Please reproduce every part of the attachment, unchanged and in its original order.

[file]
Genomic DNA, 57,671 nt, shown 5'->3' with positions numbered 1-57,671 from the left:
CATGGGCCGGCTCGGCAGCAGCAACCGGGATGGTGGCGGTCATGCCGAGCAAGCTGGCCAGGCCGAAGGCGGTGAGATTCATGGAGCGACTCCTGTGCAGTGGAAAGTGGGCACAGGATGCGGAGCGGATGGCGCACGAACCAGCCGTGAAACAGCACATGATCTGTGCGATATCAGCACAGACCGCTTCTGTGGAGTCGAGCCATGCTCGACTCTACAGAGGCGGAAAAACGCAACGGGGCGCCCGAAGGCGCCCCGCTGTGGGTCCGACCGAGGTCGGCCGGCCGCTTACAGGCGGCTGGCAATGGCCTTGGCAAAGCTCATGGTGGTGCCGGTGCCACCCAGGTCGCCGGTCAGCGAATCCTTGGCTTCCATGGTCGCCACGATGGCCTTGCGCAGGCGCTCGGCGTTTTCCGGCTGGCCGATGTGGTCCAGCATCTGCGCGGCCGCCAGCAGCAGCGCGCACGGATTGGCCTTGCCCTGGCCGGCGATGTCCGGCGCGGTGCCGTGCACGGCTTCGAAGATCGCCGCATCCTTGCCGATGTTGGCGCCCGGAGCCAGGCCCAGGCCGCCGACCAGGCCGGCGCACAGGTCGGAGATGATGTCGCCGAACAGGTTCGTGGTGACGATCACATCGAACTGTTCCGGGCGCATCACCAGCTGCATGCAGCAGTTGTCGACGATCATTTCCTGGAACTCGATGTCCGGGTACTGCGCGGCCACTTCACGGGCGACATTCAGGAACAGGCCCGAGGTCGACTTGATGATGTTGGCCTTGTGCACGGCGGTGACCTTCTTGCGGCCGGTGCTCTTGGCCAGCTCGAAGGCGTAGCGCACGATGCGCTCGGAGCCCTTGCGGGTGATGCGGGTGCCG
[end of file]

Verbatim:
Genomic DNA, 57,671 nt, shown 5'->3' with positions numbered 1-57,671 from the left:
CATGGGCCGGCTCGGCAGCAGCAACCGGGATGGTGGCGGTCATGCCGAGCAAGCTGGCCAGGCCGAAGGCGGTGAGATTCATGGAGCGACTCCTGTGCAGTGGAAAGTGGGCACAGGATGCGGAGCGGATGGCGCACGAACCAGCCGTGAAACAGCACATGATCTGTGCGATATCAGCACAGACCGCTTCTGTGGAGTCGAGCCATGCTCGACTCTACAGAGGCGGAAAAACGCAACGGGGCGCCCGAAGGCGCCCCGCTGTGGGTCCGACCGAGGTCGGCCGGCCGCTTACAGGCGGCTGGCAATGGCCTTGGCAAAGCTCATGGTGGTGCCGGTGCCACCCAGGTCGCCGGTCAGCGAATCCTTGGCTTCCATGGTCGCCACGATGGCCTTGCGCAGGCGCTCGGCGTTTTCCGGCTGGCCGATGTGGTCCAGCATCTGCGCGGCCGCCAGCAGCAGCGCGCACGGATTGGCCTTGCCCTGGCCGGCGATGTCCGGCGCGGTGCCGTGCACGGCTTCGAAGATCGCCGCATCCTTGCCGATGTTGGCGCCCGGAGCCAGGCCCAGGCCGCCGACCAGGCCGGCGCACAGGTCGGAGATGATGTCGCCGAACAGGTTCGTGGTGACGATCACATCGAACTGTTCCGGGCGCATCACCAGCTGCATGCAGCAGTTGTCGACGATCATTTCCTGGAACTCGATGTCCGGGTACTGCGCGGCCACTTCACGGGCGACATTCAGGAACAGGCCCGAGGTCGACTTGATGATGTTGGCCTTGTGCACGGCGGTGACCTTCTTGCGGCCGGTGCTCTTGGCCAGCTCGAAGGCGTAGCGCACGATGCGCTCGGAGCCCTTGCGGGTGATGCGGGTGCCG